Luther was indeed a man of prayer.It is fitting then that Luther would write a hymn explaining each part of the Lord’s Prayer. In fact, “Our Father, Thou in Heaven Above” is called a Catechism Chorale, based on the Luther’s Catechism section of the Lord’s Prayer. For the church service, this chorale could be separated into two or three sections with a section sung after each Scripture reading. The melody is of unknown origin. No doubt, Luther adapted it for his text. Many people regard this Catechism Chorale as the finest of Martin Luther’s hymns.
One thing to note is the use of the Lord’s Prayer in elaborate musical settings. The old musical masters always felt that the Lord’s Prayer was too sacred to ever be the setting for an elaborate musical piece. They thought the Lord’s Prayer should be prayed by pastor and congregation or by the pastor alone with the congregation responding with the doxology. There are no elaborate musical compositions of the Lord’s Prayer by Bach, Pachelbel, Schumann, Schubert, Beethoven, or others of the old masters. In the above hymn, Luther didn’t write an elaborate musical piece on the Lord’s Prayer, but rather explained each part in the stanzas.
—Pastor Gordon Waterman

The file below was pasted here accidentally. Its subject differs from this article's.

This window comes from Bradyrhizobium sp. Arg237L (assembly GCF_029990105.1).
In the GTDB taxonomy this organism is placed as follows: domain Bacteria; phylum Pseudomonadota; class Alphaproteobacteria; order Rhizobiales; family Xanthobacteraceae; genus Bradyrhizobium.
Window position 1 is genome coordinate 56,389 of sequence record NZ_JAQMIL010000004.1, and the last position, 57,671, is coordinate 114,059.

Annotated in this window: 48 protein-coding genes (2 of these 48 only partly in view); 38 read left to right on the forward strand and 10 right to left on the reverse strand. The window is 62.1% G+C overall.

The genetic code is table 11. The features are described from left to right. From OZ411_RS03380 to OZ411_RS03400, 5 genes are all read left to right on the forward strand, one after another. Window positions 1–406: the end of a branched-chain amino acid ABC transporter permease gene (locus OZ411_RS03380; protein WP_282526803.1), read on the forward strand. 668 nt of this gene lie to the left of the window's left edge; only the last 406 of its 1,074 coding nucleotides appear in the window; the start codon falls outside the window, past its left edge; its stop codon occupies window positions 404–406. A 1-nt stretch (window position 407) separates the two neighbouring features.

1. Our Father, Thou in heav’n above,
Who biddest us to dwell in love,
As brethren of one family,
To cry in ev’ry need to Thee,
Teach us no thoughtless words to say,
But from our inmost heart to pray.
2. Thy name be hallowed, help us, Lord,
In purity to keep Thy Word,
That to the glory of Thy name
We walk before Thee free from blame.
Let no false doctrine us pervert;
All poor, deluded souls convert.
3. Thy kingdom come. Thine let it be
In time and in eternity.
Let Thy good spirit e/er be nigh
Our hearts with graces to supply.
Break Satan’s pow’r, defeat his rage;
Preserve Thy Church from age to age.
4. Thy gracious will on earth be done
As ’tis in heaven before Thy throne;
Obedience in our weal and woe
And patience in all grief bestow.
Curb flesh and blood and every ill
That sets itself against Thy will.
5. Give us this day our daily bread
And let us all be clothed and fed.
From war and strife be our Defense,
From famine and from pestilence,
That we may live in godly peace,
Free from all care and avarice.
6. Forgive our sins, Lord, we implore,
Remove from us their burden sore,
As we their trespasses forgive
Who by offenses us to grieve.
Thus let us dwell in charity
Ans serve our brother willingly.
7. Into temptation lead us not.
When evil foes against us plot
And vex our souls on every hand,
Oh, give us strength that we may stand
Firm in the faith, a well-armed host,
Through comfort of the Holy Ghost!
8. From evil, Lord, deliver us;
The times and days are perilous.
Redeem us from eternal death,
And when we yield our dying breath,
Console us, grant us calm release,
And take our souls to Thee in peace.
9. Amen, that is, So shall it be.
Confirm our faith and hope in Thee
That we may doubt not, but believe
What here we ask we shall receive.
Thus in Thy name and at Thy word
We say: Amen; Oh, hear us, Lord!
By Martin Luther, 1539
Based on Matthew 6:9 ff.